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#1 BloodyInari  Icon User is offline

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Calling Class Error

Posted 28 January 2013 - 04:20 PM

Not really an error and yet an error. It doesn't seem to "break" anything or halt the program, but it appeared shortly after the defining of my UI class and prompts as soon as the program is executed. I think it may be the way I imported the graphics module or something but I'm not exactly sure what.

The error that seemingly does nothing but loudly complain.
Traceback (most recent call last):
  File "C:\Python\workbench\2D_astrophysics.py", line 33, in <module>
    class func(object):
  File "C:\Python\workbench\2D_astrophysics.py", line 53, in func
    def set_attractor(self, val = self.G):
NameError: name 'self' is not defined




What code it's complaining about.
import math
from graphics import*

class UI(object):

    def makeWin(self):
        self.win = GraphWin("Vectors", 512, 512)
        self.win.setBackground("black")

    def closeWin(self):
        self.win.close()
        
class func(object):

    def __init__(self):
        self.G = 6.67384*(10**-11)

    def set_foo(self, foo):
        self.foo = foo

    def get_foo(self):
        return self.foo

    def set_bar(self, bar):
        self.bar = bar

    def get_bar(self):
        return self.bar

    ...
    ...
    ...

    def set_attractor(self, val = self.G):
        self.G_const = val

    def get_attractor(self):
        return self.G_const
    ...
    ...
    ...



[edit:]
Actually, it does halt the second class from being operated upon.

>>> x = UI()
>>> y = func()

Traceback (most recent call last):
  File "<pyshell#1>", line 1, in <module>
    y = func()
NameError: name 'func' is not defined
>>> 


This post has been edited by BloodyInari: 28 January 2013 - 04:21 PM


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Replies To: Calling Class Error

#2 Nallo  Icon User is offline

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Re: Calling Class Error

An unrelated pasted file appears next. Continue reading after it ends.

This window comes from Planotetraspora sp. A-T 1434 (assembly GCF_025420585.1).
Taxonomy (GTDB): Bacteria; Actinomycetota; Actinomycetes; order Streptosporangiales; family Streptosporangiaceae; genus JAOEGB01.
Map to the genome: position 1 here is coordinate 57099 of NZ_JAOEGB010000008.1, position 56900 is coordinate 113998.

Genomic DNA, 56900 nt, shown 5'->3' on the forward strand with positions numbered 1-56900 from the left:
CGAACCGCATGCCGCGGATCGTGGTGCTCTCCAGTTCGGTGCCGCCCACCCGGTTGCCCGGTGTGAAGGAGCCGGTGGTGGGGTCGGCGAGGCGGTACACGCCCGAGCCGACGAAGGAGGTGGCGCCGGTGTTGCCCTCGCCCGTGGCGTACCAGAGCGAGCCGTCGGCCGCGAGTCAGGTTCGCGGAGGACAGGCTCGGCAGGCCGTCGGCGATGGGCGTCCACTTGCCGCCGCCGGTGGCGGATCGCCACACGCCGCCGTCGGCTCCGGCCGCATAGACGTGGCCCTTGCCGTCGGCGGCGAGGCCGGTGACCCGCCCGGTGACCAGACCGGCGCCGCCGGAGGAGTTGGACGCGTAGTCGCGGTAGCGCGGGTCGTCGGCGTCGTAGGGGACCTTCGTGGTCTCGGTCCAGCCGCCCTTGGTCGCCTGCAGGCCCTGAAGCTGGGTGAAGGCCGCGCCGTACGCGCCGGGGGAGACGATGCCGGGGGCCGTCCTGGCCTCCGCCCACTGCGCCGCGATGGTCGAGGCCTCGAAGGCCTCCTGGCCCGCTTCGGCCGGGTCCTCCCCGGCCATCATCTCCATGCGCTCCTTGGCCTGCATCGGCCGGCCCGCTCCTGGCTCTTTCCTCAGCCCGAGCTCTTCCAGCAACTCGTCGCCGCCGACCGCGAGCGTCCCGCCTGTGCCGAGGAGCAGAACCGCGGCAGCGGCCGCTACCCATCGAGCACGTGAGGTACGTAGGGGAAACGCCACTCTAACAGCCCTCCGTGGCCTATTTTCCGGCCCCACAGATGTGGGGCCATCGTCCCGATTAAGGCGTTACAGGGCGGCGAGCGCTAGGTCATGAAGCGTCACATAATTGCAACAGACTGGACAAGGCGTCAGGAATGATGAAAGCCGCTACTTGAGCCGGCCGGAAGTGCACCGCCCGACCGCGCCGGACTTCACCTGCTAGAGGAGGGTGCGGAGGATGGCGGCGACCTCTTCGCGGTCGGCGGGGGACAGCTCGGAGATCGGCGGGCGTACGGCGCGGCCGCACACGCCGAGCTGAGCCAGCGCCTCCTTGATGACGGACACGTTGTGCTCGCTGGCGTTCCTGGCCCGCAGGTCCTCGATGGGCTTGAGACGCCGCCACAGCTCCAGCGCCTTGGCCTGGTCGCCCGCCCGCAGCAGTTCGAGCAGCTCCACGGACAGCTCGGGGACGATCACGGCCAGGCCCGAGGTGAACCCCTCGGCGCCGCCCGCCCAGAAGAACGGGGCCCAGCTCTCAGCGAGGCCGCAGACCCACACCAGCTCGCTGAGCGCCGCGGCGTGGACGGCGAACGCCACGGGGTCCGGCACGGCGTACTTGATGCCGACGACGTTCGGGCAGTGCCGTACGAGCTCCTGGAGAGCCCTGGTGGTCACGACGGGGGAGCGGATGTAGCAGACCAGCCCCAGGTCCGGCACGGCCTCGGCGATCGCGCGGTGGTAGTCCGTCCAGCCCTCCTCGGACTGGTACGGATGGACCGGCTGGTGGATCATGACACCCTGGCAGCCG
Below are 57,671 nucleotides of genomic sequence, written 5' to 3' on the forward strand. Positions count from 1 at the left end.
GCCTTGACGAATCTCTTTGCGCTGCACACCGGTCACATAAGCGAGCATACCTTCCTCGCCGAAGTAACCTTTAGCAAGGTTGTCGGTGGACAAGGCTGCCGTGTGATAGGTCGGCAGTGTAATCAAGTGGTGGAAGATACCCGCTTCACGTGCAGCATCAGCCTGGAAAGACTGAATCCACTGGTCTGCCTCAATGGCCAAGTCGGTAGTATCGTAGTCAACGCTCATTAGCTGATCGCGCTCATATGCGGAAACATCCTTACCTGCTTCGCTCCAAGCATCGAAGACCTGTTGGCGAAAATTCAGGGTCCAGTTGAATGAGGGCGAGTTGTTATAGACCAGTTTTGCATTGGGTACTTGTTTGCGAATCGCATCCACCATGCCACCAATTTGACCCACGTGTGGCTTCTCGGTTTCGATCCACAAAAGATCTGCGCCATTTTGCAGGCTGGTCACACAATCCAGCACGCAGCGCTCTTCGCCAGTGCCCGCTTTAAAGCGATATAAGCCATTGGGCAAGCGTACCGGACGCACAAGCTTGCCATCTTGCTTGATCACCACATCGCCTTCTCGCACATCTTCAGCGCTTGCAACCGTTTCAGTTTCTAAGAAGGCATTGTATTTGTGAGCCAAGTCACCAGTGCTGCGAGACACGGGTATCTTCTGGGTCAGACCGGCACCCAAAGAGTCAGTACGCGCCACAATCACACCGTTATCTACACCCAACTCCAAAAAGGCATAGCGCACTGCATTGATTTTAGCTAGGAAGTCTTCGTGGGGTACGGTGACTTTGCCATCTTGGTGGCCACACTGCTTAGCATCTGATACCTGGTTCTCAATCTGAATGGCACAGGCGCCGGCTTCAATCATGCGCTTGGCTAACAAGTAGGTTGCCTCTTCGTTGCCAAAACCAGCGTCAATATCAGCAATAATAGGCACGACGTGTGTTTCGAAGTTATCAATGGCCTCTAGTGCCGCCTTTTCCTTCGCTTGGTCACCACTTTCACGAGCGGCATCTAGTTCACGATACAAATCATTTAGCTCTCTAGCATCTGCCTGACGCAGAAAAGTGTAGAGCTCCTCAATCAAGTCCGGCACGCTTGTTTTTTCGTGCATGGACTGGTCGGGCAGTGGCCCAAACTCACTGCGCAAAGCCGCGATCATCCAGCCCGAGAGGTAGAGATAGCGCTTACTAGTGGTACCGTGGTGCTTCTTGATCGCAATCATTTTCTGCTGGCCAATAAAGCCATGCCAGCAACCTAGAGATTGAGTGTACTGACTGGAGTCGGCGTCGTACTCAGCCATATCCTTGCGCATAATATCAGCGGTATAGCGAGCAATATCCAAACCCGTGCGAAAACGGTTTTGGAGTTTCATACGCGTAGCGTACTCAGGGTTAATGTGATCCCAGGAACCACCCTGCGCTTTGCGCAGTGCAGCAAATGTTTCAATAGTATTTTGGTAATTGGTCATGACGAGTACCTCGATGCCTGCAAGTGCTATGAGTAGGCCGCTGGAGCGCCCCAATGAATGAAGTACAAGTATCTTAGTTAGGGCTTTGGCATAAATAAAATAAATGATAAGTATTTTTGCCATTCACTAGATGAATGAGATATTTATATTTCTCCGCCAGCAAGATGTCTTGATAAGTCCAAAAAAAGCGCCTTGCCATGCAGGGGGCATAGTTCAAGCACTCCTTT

Posted 28 January 2013 - 05:08 PM

Python complains correctly. The reason is: when Python runs into a class statement it first builds a dictionary of all the methods. It looks at the arguments and finds a default value self.G. But self refers to an instance to the class which does not yet exist. So Python complains.

You can see it with the following toy example. Nothing but a class definition but when you run it python complains:
class foo(object):
    def __init__(self):
        self.bar = "baz"
    def sef_bar(self, bar=self.bar):
        self.bar = bar



There are two ways around this:

The old some_function(bar=None) trick:
class func(object):
    def __init__(self):
        self.G = 123
    def set_attractor(self, val=None):
        if val is None:
            val = self.G
        self.G_const = val

f = func()
f.set_attractor()
print f.G_const



or you could make G a class constant:
class func(object):
    G = 123
    def set_attractor(self, val=G):
        self.G_const = val

f = func()
f.set_attractor()
print f.G_const


In which case func.G/self.G is the same for all instances (so make sure not to alter self.G)
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#3 BloodyInari  Icon User is offline

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Re: Calling Class Error

Posted 28 January 2013 - 08:51 PM

View PostNallo, on 28 January 2013 - 06:08 PM, said:

Python complains correctly. The reason is: when Python runs into a class statement it first builds a dictionary of all the methods. It looks at the arguments and finds a default value self.G. But self refers to an instance to the class which does not yet exist. So Python complains.

The old some_function(bar=None) trick:
class func(object):
    def __init__(self):
        self.G = 123
    def set_attractor(self, val=None):
        if val is None:
            val = self.G
        self.G_const = val

f = func()
f.set_attractor()
print f.G_const



I see, makes sense...
well problem fixed. Thanks for the help. :rockon:

This post has been edited by BloodyInari: 28 January 2013 - 09:40 PM

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